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Experts root for Artificial Intelligence to tackle health, food insecurity in Africa

SCI & TECH
By James Wanzala | Nov 25th 2018 | 2 min read
By James Wanzala | November 25th 2018
SCI & TECH
Former Information Permanent Secretary Bitange Ndemo.

Experts are now rooting for Artificial Intelligence (AI) in tackling Africa’s food insecurity, illegal logging and healthcare problems.

Speaking recently in Amsterdam, the Netherlands during a two-day conference organised by Google dubbed Making AI, the experts said it is the high time African governments invested in AI infrastructure and personnel to ensure the adoption of the technology.

Currently, AI is being applied in the detection of crop diseases, diagnosis of diseases like cancers, malaria and typhoid as well as stopping illegal logging and facial and speech recognition.

Other uses are reading foreign languages, prediction of flooding like in India, keeping medical records to help machines to make an accurate assessment of disease patterns among many other applications.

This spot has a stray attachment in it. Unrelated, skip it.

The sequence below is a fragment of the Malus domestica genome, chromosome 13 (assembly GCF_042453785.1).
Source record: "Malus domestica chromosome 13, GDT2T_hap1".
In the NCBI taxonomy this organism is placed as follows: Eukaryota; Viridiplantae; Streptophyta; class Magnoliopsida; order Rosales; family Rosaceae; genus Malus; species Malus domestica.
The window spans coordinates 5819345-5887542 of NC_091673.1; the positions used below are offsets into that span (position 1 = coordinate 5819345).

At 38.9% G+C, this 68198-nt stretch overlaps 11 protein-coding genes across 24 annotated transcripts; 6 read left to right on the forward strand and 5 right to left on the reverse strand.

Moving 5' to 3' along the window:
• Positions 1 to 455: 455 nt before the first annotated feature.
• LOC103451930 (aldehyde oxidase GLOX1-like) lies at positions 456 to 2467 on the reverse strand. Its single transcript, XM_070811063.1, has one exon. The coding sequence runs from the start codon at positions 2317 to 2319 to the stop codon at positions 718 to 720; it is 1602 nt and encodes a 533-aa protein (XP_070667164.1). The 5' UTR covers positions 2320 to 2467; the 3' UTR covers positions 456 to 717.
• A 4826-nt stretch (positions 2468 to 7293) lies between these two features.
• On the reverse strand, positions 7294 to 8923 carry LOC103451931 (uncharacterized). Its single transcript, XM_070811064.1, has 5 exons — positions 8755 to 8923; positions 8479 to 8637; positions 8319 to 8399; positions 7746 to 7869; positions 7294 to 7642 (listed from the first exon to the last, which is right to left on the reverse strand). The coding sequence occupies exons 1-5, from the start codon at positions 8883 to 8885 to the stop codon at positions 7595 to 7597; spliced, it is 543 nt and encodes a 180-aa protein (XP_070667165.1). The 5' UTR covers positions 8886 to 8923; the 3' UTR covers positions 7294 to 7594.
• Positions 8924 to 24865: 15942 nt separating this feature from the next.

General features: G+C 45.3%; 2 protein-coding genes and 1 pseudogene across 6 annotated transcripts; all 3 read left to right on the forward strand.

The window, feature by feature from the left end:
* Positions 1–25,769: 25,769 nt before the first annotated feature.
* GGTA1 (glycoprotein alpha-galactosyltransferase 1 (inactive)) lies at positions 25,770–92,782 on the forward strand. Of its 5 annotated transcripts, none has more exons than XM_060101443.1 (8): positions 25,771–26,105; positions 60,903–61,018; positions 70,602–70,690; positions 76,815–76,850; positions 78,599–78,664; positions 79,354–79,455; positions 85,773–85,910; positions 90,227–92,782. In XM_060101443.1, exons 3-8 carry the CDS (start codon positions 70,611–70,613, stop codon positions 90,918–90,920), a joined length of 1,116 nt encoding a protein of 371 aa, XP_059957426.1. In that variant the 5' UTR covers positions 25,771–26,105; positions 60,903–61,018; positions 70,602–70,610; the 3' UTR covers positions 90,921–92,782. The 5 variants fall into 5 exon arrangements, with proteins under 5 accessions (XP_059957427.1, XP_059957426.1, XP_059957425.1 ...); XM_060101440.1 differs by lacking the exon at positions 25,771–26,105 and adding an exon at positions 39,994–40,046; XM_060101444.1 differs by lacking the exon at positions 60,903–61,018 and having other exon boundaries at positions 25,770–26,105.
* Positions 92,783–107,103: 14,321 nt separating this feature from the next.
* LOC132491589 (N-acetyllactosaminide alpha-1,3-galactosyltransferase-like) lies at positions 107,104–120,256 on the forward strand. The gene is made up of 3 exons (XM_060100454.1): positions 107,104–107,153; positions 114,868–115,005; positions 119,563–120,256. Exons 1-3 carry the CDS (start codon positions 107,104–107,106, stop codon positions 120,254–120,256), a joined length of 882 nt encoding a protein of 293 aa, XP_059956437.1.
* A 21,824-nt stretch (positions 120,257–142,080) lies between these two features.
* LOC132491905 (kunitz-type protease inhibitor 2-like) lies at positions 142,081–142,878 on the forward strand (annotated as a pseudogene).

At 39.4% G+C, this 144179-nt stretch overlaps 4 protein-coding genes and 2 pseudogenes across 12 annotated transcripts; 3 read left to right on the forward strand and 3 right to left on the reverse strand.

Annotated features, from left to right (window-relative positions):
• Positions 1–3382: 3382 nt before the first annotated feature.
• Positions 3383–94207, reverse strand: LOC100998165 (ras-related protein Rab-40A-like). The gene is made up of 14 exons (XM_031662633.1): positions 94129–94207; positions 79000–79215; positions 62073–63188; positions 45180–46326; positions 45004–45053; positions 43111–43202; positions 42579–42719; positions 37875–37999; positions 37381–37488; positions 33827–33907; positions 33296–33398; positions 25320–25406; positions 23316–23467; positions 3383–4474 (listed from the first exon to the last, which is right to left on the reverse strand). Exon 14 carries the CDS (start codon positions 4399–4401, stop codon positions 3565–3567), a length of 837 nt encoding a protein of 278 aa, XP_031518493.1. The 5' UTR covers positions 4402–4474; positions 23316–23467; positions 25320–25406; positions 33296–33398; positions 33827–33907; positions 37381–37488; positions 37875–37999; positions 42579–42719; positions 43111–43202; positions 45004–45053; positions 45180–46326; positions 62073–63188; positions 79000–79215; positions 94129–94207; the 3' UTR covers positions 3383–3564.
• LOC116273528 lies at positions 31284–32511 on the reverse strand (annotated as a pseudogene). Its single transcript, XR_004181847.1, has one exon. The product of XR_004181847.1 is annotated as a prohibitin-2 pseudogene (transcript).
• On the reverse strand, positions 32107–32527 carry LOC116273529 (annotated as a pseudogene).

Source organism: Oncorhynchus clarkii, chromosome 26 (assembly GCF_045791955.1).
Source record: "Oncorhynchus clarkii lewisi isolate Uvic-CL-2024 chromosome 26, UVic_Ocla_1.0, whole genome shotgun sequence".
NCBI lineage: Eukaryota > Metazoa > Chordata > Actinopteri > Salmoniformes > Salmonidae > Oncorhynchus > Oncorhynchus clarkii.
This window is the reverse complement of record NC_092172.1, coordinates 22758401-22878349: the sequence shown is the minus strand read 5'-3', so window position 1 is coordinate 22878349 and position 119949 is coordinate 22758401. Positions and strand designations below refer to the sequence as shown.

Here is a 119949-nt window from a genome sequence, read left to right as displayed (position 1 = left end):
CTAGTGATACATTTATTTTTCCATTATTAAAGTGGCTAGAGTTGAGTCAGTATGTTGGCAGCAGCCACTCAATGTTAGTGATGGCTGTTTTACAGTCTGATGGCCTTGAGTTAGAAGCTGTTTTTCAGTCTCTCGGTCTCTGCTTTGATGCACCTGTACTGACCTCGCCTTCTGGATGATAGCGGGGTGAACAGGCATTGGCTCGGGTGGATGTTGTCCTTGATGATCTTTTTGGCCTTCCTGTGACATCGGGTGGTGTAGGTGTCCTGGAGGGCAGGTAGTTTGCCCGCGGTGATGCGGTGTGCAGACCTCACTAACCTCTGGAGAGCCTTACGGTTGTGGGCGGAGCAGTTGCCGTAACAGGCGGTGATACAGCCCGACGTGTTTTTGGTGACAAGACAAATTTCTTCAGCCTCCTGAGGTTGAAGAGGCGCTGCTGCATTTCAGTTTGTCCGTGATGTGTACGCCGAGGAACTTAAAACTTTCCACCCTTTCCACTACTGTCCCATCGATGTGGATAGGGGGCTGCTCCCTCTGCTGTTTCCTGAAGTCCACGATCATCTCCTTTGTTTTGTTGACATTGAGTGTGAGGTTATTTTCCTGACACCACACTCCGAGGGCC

Accurate decisions

“What I am so pleased with AI is in its application in diagnosis of diseases. We can solve the many misdiagnosis cases in Kenya that the country is having by use of AI,” said former Information and Communication Technology Permanent Secretary Bitange Ndemo (pictured) on the sidelines of the conference.

According to Ndemo, Africa must prepare to harness the opportunities that come with this new technology.

“Governments must begin to build upon this voluntary exercise and invest in human resource capacity around these emerging technologies, ensure data privacy of its citizens and build the supporting infrastructure and legal framework,” he said.

According to Google’s Head of Product for AI Katherine Chou in a presentation on the use of AI in health, machines now have a high accuracy consistency to detect diseases compared to human beings.

“This is done by training machines to identify the disease from retina images. The process, whereby ophthalmologists labelled thousands of images, revealed that doctors were often inconsistent in their diagnoses.  

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